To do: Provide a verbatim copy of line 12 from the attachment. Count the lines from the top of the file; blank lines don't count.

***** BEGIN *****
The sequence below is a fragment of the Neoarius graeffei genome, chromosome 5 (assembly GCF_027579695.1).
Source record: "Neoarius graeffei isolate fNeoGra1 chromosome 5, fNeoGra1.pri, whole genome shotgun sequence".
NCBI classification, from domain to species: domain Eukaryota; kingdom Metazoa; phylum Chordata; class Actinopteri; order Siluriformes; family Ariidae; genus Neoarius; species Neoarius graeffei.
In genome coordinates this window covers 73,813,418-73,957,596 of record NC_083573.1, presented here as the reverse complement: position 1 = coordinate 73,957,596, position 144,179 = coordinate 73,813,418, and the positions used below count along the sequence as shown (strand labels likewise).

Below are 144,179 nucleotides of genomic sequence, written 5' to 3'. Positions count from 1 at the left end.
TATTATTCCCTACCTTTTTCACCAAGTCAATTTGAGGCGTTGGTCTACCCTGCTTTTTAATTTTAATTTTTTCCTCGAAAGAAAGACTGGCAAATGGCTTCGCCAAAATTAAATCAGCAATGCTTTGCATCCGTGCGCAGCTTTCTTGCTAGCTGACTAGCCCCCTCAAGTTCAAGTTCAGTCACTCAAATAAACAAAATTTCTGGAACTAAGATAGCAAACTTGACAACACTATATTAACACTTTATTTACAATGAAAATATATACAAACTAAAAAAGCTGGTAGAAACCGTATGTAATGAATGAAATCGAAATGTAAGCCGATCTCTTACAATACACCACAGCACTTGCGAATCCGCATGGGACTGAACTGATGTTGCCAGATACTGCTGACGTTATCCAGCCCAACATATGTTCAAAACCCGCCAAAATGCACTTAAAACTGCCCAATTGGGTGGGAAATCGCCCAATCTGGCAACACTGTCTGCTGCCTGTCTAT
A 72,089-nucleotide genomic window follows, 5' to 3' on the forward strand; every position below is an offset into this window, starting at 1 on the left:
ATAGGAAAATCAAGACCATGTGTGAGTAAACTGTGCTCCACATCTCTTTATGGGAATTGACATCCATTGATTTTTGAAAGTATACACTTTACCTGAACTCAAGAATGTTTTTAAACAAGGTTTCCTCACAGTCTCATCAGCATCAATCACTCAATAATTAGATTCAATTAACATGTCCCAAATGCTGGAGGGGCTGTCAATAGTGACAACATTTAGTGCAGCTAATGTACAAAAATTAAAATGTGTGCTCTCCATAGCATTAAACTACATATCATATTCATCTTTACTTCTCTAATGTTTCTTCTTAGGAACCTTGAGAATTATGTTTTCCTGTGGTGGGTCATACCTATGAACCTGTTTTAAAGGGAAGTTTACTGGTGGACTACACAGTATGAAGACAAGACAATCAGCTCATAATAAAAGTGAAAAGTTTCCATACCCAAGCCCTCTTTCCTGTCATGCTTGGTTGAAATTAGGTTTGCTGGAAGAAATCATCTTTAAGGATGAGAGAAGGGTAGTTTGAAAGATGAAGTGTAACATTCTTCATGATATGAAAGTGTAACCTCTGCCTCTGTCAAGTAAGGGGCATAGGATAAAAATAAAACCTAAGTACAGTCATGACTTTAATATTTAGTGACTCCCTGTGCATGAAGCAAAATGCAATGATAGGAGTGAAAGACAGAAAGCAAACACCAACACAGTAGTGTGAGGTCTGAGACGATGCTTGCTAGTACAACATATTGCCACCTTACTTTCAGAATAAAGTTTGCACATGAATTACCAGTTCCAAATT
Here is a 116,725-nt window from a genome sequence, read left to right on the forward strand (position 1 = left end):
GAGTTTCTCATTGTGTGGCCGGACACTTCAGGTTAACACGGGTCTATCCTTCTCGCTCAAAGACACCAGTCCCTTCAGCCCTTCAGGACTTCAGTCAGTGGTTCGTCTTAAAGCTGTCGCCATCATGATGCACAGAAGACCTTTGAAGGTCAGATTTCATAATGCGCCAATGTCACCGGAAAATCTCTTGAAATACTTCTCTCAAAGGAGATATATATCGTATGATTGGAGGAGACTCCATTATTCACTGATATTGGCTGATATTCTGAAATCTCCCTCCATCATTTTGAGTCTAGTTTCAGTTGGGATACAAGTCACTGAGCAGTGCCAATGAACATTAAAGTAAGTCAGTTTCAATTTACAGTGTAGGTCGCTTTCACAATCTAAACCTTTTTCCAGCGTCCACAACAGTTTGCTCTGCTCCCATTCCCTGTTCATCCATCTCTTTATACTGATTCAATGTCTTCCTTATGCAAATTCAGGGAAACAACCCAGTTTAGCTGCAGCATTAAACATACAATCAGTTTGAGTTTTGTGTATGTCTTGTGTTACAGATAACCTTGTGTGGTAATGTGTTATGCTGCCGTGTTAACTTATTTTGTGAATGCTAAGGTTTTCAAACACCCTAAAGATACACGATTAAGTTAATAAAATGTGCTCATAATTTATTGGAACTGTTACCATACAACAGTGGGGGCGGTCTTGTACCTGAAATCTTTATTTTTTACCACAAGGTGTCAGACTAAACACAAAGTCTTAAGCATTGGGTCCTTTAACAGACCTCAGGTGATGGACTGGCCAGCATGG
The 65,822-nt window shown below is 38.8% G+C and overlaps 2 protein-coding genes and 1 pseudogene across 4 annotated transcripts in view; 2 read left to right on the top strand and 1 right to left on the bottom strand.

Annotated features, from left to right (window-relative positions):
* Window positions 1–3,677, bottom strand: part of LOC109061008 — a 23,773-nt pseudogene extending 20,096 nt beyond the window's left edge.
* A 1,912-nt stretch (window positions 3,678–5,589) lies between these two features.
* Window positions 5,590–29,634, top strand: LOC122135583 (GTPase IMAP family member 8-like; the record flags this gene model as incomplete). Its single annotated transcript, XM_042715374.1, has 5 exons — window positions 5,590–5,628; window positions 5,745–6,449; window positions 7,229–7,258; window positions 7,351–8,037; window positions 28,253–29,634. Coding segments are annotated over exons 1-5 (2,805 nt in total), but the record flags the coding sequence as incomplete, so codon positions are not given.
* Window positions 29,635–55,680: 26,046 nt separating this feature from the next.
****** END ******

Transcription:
Annotated features, from left to right (window-relative positions):